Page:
Entering his seventh season as Ohio State's head football coach, Urban Meyer has the Buckeyes well positioned to remain in the discussion as a College Football Playoff contender. Meyer and company are coming off of a successful 2017 campaign that saw Ohio State go 12-2, win the Big Ten title and cap the season off with a dominant defensive performance over USC in the Cotton Bowl, beating the Trojans 24-7.
But with the focus now shifting to the 2018 season, Meyer has shown no signs of slowing down. Ohio State secured 26 players in their 2018 recruiting class, which is considered among the very best in the nation, according to recruiting analysts and outlets. While cornerbacks coach Kerry Coombs left in January to take a job with the NFL's Tennessee Titans, Meyer was able to replace Coombs with Taver Johnson, a former Ohio State assistant under Jim Tressel (2007-11), who served as Temple's defensive coordinator last season. Meyer also added former Washington State defensive coordinator Alex Grinch to the staff, where he will serve as co-defensive coordinator alongside Greg Schiano. Grinch also will coach safeties, while Johnson will handle the cornerbacks.
Ohio State begins spring practice this week and will wrap the sessions up with the spring game on April 14. While several position battles may continue beyond spring practice and into fall camp, below are five areas to keep an eye on as the Buckeyes return to the field.
5 Storylines to Watch During Ohio State's Spring Practice
1. Quarterback battle
For the first time since 2013, Ohio State will go into a season without J.T. Barrett as an option at quarterback. Redshirt sophomore Dwayne Haskins (above, right) is the presumed front-runner, but Urban Meyer has emphasized that no starter has been set. Redshirt junior Joe Burrow and redshirt freshman Tate Martell also will be given opportunities to win the starting job, but this is a position group that may go well into fall camp without an announced starter.
2. A reshuffled offensive line
Jamarco Jones and Billy Price are off to the NFL, which means there are two open positions on the offensive line. While Jones manned the left tackle spot, Isaiah Prince was stationed at right tackle. Prince will get an opportunity to take over for Jones at the left tackle spot, leaving right tackle as an open spot. Sophomore Thayer Munford has been mentioned as a prime candidate for the right tackle position. Price's departure from center will open up a battle between fifth-year senior Brady Taylor, redshirt junior Matthew Burrell, and possibly incoming freshman Matthew Jones. Last season, redshirt junior Branden Bowen began the season as Ohio State's starting right guard, but Bowen suffered a broken leg against Maryland in early October, opening up an opportunity for Demetrius Knox. It could be a battle between Bowen and Knox again for the starting right guard spot.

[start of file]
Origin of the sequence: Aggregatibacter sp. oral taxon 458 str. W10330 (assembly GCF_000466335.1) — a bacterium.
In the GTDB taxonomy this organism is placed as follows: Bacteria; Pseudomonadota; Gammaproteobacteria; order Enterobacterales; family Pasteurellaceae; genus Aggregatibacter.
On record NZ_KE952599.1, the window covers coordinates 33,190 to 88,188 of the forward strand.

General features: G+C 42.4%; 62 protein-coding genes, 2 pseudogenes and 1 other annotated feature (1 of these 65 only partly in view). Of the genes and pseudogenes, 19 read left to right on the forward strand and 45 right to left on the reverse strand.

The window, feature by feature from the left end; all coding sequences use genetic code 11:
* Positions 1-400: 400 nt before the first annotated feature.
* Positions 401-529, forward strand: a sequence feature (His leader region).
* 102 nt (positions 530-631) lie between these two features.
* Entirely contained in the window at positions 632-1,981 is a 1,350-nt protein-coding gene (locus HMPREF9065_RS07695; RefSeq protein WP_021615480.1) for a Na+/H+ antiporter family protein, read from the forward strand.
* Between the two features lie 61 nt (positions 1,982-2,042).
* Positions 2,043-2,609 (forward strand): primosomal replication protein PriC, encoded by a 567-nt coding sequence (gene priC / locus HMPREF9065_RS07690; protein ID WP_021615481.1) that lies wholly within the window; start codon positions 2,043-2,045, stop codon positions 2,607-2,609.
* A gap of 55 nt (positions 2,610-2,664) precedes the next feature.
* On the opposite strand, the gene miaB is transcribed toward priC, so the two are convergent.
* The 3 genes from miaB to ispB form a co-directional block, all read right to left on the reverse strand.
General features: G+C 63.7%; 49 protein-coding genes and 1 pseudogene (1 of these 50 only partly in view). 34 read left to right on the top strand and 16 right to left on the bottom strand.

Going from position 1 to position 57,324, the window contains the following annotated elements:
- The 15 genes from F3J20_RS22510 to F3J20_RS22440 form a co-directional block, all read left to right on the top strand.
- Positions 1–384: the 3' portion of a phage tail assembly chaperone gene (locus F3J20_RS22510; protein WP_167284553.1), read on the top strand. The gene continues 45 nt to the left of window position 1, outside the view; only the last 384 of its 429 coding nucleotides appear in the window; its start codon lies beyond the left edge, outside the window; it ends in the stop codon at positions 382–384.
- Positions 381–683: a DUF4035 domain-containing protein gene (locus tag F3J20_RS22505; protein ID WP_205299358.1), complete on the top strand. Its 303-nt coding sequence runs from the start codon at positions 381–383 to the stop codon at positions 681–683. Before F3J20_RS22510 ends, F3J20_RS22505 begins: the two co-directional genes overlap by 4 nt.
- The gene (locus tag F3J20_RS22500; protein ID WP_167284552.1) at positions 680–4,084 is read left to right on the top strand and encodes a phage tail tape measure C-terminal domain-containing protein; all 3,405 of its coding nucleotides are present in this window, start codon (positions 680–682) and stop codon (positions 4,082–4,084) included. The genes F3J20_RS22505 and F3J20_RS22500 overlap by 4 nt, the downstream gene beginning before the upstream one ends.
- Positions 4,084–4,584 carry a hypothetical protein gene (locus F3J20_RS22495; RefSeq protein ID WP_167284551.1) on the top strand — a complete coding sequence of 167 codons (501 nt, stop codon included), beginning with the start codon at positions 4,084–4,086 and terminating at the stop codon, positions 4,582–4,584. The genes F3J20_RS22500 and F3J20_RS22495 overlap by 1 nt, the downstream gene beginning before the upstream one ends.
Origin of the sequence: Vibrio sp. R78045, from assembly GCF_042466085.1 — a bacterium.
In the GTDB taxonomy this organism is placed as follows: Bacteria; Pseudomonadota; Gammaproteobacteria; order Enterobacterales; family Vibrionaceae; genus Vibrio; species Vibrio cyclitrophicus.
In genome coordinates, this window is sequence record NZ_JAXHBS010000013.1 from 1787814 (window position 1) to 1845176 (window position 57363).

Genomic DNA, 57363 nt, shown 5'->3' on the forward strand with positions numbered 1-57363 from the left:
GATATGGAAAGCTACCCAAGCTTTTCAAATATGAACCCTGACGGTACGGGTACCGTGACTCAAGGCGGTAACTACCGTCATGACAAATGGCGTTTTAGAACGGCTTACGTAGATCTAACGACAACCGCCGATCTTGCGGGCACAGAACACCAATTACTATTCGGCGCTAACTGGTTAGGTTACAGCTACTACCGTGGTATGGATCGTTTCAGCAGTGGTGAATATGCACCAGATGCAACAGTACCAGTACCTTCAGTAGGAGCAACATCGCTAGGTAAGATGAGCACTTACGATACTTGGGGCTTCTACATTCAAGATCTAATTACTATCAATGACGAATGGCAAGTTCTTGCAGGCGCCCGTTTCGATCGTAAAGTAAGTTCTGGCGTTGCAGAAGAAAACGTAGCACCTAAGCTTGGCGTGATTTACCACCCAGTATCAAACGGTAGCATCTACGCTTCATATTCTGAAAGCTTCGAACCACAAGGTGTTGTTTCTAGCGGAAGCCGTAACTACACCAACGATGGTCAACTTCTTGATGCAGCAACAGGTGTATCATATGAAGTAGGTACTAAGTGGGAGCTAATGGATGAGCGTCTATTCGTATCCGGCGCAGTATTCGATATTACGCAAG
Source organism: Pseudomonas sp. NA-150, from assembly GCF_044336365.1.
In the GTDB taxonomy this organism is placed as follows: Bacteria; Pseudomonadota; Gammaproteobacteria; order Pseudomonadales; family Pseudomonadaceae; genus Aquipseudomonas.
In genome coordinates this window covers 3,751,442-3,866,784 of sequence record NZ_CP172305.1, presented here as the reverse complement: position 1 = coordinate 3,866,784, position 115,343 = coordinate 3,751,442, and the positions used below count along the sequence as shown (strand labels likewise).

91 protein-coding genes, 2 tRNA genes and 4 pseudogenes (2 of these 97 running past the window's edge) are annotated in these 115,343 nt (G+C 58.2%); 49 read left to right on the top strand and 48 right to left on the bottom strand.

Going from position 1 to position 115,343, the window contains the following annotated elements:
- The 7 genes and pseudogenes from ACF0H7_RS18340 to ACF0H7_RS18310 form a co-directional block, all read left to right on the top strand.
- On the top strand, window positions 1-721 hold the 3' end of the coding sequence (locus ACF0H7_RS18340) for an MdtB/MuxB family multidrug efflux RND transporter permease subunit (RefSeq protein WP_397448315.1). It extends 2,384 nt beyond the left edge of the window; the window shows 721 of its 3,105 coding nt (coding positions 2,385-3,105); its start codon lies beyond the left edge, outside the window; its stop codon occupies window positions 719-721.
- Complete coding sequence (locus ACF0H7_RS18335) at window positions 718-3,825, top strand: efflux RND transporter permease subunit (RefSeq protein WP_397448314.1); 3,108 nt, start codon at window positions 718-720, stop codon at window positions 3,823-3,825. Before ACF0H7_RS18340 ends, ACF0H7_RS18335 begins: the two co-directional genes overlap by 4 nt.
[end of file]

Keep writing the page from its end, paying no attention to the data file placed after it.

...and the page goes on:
3. Revamped linebacker corps
Jerome Baker and Chris Worley are both off to the NFL. Ohio State's linebacker play in 2017 was very inconsistent, with Worley playing out of position in the middle. Several players are back, but it is anyone's guess as to how these position battles will take shape, with starting jobs available at all three spots. No matter where he lines up, sophomore Baron Browning is likely to be in contention for one of the available linebacker jobs.
4. Reconfigured secondary
As mentioned earlier, Ohio State will have two new coaches handling the secondary responsibilities for this season in Alex Grinch and Taver Johnson. Add in an open cornerback position, as well as an open safety position, and you may understand why I consider this position group to be reconfigured. Thankfully for the Buckeyes, the players who will be competing for these jobs earned substantial playing time in 2017, and will be bolstered by the return of junior Jordan Fuller at one of the safety spots.
5. Tight end is wide open
Marcus Baugh has graduated and hopes to continue playing in the NFL, leaving returnees such as redshirt junior Rashod Berry, redshirt sophomore Luke Farrell, and redshirt sophomore Jake Hausmann as candidates to win the starting spot. True freshman Jeremy Ruckert is considered the best tight end prospect from the 2018 recruiting cycle, but Ruckert will not be on campus until the summer. For Berry, Farrell and Hausmann, spring practices may be the best time for them to solidify their spots on the tight end depth chart.